Saturday, September 1, 2012
Instant Analysis: Texas 37, Wyoming 17
By Carter Strickland
It was over when: The Texas defense showed up in the second quarter. After allowing 178 yards in the first quarter and nine points, the defense stiffened and allowed just 26 second-quarter yards and no points. In that quarter Texas also had two interceptions from Kenny Vaccaro and Carrington Byndom. The defense set the offense up with field position at the Wyoming 43 and 44. Texas converted both those opportunities to touchdowns.
Game ball goes to: Texas quarterback David Ash. Maybe not for what Ash did. He had rather pedestrian numbers and was not asked to air the ball out. But it was what Ash didn't do that earned him player of the game. He didn't lose his composure or throw the ball to the other team. Sure, there were some balls that were ill-advised. But not so bad that they went to the other team. And interceptions had been what plagued Ash last season. Ash finished 20-of-27 for 156 yards with a touchdown.
Stat of the game: Texas quarterback David Ash threw 27 passes without an interception. Now while that might not seem like a huge number for the sophomore quarterback, it was the most consecutive attempts he has thrown in his Texas career without a pick. His previous high had been 23 attempts in the Holiday Bowl. So, using some simple math here, Ash has had 50 attempts without a pick.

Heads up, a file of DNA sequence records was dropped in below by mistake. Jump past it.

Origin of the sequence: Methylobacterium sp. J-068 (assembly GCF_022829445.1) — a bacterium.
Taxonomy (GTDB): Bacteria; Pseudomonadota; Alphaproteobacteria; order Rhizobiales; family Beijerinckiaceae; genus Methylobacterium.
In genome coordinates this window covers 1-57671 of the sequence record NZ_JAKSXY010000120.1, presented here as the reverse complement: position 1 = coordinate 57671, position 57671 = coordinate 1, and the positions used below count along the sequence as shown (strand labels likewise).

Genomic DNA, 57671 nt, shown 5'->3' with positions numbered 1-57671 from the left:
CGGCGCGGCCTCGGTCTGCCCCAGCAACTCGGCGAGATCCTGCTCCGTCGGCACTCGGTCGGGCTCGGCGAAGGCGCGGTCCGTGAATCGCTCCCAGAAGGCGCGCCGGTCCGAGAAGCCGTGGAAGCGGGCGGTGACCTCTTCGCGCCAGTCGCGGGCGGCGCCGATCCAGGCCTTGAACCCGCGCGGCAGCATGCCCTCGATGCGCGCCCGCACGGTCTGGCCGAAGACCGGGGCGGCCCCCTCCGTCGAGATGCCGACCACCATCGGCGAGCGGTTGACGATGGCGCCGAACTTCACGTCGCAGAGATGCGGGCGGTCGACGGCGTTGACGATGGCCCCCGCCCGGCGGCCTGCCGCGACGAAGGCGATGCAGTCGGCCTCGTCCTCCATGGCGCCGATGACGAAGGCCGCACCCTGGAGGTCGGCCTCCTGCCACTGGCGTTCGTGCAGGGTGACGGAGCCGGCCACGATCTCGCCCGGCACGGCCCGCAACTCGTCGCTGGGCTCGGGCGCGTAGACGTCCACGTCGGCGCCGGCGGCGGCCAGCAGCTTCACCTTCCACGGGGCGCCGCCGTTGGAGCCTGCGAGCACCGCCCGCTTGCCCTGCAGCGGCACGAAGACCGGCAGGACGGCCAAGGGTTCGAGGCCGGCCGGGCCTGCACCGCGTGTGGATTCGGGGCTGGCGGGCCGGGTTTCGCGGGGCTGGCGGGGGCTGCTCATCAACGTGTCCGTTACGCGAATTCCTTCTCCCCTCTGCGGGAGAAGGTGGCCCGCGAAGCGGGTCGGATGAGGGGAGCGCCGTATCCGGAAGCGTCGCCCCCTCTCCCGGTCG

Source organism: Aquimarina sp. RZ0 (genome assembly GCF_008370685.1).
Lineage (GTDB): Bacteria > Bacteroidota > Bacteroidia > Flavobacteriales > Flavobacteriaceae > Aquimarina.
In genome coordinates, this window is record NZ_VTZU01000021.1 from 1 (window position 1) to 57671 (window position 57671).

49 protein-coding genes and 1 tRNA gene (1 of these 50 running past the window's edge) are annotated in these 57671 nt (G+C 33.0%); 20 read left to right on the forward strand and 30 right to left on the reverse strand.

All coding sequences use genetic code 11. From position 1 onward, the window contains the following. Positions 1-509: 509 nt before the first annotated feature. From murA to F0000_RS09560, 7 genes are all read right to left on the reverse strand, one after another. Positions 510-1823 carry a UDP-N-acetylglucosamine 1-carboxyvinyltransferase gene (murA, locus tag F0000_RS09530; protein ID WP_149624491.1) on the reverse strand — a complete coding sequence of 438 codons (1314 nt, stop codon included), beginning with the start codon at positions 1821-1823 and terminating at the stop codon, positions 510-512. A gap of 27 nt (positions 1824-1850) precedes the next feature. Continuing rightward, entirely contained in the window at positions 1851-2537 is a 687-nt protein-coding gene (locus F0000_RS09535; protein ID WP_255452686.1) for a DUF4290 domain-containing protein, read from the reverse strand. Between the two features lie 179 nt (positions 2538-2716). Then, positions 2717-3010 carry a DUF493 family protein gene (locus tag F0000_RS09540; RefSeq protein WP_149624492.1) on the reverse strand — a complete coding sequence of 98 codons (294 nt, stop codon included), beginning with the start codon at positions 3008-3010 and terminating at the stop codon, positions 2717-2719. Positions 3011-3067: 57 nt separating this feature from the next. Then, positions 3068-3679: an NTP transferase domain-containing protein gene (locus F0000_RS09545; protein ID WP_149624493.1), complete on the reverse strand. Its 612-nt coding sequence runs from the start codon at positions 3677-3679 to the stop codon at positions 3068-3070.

Unsung hero: Jordan Hicks had a lot of responsibility placed on his shoulders and after a slow start proved to be very effective in his job. The linebacker was able to settle down the defense after a shaky first quarter. He put the defense into the correct blitz packages in the second quarter, shot the gap himself a couple of times and had four tackles in that quarter alone. Hicks also blocked a punt that set Texas up for a field goal to close out the half. He finished with six tackles.
Second guessing: Texas continued to talk about how it had two quarterbacks. But the second of those quarterbacks, Case McCoy, was never thrown into a pressure situation. The problem with that is now Texas doesn't really know if McCoy will be ready when it needs him. And if this season follows the pattern of last season, or the pattern that Texas coach Mack Brown has said it will follow, the Longhorns will need McCoy at some point. With that in mind the prudent move might have been to give McCoy at least one series in the first half. McCoy did enter the game with 2:48 left and Texas leading 37-17. He did not attempt a pass.
What we learned about this team: The Longhorns are exactly what everyone thought they might be -- solid on defense, unspectacular but efficient on offense. But where Texas excelled was on some special teams. Chris Whaley, a converted running back, blocked an extra point attempt. Jordan Hicks, a starting linebacker, blocked a punt. But there were issues as well. Texas had a point-after blocked. True freshman Nick Jordan missed his first collegiate attempt of 44 yards. He missed another 40-plus-yard field goal late in the fourth quarter.